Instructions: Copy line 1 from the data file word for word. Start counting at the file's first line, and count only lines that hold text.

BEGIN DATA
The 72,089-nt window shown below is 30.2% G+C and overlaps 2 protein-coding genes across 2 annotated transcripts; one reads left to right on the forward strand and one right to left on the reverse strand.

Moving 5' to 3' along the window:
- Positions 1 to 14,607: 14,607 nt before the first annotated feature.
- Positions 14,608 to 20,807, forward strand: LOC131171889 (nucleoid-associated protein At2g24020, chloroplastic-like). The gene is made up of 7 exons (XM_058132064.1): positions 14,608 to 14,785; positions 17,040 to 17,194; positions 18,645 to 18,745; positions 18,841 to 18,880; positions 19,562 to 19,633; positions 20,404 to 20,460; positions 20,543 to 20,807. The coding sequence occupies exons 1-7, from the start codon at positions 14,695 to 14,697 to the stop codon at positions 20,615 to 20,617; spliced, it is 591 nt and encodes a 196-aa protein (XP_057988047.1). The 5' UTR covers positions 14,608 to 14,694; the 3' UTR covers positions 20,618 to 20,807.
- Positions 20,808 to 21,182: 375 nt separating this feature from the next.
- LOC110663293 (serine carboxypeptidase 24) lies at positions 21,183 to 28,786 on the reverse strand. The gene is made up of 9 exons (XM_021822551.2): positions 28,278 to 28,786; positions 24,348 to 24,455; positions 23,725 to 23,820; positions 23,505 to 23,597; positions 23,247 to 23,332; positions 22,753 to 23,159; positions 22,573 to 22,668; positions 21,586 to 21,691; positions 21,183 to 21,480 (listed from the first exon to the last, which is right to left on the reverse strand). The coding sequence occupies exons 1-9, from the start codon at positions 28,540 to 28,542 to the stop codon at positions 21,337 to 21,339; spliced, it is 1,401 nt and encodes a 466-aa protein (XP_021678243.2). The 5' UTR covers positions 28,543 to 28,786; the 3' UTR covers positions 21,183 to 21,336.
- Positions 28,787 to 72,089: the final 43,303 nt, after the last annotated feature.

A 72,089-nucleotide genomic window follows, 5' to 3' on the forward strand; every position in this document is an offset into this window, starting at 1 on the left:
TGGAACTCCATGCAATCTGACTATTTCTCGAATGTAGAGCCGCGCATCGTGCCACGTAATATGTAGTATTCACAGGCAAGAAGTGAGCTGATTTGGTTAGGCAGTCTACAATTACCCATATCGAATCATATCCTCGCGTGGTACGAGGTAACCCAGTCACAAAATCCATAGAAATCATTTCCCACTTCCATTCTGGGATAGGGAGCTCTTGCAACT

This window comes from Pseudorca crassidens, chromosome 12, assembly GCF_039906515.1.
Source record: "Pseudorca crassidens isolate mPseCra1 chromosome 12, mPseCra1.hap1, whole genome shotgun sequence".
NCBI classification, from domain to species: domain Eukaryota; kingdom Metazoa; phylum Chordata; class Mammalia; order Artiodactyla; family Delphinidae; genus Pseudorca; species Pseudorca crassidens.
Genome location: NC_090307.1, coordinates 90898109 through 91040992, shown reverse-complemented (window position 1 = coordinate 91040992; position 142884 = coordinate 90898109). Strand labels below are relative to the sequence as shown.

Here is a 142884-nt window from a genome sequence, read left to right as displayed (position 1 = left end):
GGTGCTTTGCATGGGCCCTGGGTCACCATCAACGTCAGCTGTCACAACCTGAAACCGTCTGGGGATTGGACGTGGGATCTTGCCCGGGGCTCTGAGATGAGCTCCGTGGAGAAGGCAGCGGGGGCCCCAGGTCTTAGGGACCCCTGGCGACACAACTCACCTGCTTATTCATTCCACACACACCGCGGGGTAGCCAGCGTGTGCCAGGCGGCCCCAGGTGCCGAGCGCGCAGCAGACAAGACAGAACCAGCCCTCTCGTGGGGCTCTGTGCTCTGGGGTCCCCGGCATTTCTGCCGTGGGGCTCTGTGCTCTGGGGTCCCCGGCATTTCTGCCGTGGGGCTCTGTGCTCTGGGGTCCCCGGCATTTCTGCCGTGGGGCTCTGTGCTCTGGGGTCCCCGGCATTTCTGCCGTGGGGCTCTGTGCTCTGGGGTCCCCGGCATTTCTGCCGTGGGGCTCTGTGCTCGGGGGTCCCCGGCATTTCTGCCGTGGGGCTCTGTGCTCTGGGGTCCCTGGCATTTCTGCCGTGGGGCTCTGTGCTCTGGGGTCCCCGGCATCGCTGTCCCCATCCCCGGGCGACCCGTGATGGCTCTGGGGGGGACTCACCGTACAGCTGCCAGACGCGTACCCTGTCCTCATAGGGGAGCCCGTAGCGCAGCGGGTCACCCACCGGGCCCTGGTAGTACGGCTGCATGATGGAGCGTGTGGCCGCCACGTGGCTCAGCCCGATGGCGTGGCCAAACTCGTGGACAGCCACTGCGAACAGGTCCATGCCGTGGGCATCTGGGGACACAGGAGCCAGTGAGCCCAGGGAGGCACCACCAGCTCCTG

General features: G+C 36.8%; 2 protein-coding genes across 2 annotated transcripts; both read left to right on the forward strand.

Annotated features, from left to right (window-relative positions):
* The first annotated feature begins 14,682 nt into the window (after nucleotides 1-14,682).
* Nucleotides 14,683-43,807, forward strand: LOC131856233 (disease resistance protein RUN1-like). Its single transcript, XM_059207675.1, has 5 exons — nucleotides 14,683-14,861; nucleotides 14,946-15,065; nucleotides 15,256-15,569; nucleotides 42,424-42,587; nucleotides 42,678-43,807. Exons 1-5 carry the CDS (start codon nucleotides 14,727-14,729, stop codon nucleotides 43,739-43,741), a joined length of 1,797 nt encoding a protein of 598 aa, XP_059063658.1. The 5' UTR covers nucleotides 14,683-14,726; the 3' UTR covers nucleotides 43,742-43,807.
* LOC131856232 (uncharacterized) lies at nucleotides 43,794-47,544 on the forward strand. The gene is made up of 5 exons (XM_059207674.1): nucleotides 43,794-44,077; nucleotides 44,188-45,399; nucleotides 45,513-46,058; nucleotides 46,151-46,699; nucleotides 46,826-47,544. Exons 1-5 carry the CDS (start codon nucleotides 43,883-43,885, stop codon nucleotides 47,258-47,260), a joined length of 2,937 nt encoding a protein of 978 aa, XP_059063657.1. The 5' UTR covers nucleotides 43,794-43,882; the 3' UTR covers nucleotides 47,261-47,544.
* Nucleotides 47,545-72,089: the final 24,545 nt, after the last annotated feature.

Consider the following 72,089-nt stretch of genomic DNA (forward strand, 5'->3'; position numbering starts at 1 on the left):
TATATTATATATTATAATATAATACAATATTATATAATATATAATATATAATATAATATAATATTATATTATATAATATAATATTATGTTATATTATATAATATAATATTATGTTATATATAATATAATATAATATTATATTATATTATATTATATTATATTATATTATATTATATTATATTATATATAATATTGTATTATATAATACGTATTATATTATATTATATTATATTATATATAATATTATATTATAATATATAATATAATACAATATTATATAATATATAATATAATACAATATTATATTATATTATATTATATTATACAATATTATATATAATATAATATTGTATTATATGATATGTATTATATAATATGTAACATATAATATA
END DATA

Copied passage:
The 72,089-nt window shown below is 30.2% G+C and overlaps 2 protein-coding genes across 2 annotated transcripts; one reads left to right on the forward strand and one right to left on the reverse strand.